Script for compiling Xorg

Simon Geard delgarde at
Fri Aug 3 21:25:40 PDT 2007

On Fri, 2007-08-03 at 05:01 -0500, Randy McMurchy wrote:
> Simon Geard wrote these words on 08/03/07 04:32 CST:
> > If the instructions aren't part of a script, what exactly does the "bash
> > -e" step contribute? Start a new shell for running commands in, which
> > should exit any time one of them fails? The -e might be useful in an
> > shell script (i.e the #!/bin/bash case), but what's the point for an
> > interactive shell?
> Wouldn't it be so that if one of the 10 zillion packages that are slated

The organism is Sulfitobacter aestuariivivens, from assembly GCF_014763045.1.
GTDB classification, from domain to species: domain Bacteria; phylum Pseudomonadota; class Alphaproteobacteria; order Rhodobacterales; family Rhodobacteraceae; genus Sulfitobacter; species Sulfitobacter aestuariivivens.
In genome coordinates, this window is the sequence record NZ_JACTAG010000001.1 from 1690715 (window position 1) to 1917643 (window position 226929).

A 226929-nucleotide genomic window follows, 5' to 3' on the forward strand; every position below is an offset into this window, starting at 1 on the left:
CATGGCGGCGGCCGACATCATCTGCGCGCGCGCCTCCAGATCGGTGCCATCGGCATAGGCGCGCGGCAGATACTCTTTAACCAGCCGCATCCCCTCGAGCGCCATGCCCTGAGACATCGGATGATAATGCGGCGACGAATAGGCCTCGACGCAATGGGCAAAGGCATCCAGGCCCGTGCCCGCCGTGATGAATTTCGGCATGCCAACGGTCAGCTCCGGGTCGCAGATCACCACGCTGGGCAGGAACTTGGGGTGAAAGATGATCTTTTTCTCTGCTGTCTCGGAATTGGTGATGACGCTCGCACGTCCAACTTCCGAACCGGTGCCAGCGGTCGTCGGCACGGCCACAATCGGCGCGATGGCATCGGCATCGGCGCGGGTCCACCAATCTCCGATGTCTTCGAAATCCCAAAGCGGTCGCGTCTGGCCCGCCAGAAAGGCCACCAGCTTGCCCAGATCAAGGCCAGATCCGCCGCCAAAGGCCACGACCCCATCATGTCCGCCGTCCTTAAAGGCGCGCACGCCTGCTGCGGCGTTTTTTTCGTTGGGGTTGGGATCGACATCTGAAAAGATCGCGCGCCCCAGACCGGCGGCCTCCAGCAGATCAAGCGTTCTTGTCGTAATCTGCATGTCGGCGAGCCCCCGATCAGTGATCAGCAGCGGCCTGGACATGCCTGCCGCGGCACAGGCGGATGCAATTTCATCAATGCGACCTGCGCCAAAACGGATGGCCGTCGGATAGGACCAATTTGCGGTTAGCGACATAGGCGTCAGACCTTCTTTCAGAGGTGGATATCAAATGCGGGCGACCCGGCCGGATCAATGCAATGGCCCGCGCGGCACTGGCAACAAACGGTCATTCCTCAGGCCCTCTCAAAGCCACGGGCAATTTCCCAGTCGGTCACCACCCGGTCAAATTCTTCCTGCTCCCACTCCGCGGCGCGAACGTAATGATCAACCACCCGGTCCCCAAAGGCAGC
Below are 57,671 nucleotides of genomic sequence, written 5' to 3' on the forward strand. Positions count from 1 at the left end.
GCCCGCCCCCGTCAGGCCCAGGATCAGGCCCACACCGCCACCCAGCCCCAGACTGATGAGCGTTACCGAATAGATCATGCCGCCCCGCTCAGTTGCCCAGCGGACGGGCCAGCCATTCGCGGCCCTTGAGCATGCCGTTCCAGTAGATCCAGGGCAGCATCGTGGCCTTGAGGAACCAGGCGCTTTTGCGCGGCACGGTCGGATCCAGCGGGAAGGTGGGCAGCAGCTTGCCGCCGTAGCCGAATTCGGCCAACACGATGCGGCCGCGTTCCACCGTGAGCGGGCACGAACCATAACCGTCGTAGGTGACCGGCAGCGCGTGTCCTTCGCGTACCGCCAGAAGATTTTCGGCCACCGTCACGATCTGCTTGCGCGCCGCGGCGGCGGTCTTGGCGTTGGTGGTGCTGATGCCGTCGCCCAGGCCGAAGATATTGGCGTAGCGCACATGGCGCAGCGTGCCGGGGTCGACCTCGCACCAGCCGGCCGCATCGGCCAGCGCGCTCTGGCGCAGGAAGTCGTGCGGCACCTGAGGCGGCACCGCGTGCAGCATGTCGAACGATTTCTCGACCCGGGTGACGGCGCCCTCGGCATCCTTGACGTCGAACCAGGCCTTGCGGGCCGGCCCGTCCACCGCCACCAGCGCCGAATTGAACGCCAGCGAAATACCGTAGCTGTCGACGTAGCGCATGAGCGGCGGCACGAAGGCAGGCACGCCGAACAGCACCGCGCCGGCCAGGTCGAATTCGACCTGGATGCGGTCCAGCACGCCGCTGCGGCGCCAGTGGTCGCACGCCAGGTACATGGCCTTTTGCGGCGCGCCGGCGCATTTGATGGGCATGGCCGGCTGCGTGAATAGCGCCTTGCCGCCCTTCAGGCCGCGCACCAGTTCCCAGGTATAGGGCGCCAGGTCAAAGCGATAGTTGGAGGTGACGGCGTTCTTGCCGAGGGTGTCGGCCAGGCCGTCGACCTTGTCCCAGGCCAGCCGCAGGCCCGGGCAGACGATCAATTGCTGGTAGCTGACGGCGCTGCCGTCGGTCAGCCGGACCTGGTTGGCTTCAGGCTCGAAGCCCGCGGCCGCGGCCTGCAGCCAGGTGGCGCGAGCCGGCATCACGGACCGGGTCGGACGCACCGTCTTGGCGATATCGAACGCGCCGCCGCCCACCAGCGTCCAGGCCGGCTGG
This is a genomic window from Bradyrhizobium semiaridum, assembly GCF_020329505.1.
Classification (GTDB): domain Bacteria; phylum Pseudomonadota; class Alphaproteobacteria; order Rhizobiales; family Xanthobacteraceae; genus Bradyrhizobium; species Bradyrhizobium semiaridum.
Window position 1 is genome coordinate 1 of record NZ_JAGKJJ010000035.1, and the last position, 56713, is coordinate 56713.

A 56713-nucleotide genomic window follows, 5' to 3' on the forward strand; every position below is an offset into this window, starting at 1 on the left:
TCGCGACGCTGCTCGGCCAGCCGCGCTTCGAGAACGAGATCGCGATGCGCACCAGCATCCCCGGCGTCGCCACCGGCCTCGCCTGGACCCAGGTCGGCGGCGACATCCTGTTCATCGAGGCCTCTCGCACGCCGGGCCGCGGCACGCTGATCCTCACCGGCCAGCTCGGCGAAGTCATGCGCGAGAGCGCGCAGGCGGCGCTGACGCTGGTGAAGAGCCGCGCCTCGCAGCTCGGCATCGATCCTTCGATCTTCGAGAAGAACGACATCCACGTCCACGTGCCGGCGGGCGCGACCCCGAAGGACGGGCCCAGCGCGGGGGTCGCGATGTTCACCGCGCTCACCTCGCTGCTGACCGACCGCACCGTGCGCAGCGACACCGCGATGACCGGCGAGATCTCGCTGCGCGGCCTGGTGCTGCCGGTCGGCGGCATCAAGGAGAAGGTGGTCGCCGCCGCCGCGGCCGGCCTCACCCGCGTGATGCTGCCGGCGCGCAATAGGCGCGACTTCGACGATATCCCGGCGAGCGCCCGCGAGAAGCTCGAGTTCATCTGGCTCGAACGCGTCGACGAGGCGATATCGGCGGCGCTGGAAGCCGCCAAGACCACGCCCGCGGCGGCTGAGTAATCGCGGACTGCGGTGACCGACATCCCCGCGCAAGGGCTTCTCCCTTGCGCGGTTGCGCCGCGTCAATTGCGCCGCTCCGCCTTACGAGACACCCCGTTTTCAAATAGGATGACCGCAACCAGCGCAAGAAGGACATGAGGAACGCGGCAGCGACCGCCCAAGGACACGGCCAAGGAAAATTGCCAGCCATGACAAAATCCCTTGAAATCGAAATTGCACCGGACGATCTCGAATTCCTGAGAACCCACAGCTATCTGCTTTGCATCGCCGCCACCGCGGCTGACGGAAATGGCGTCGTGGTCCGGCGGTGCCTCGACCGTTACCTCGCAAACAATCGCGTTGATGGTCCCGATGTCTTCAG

> to be installed fails, that the procedure halts at that point so the
> remaining packages are not attempted to be installed?

"The procedure halts" - what procedure? This is a user typing commands
into an interactive shell - the only procedure is the one in the user's
head. All that will happen if a command fails is that the "bash -e"
shell will exit, returning them to the one they ran it from. At which
point the 'procedure' will continue in the parent shell.

Again, I don't see any merit in using -e in an interactive shell.

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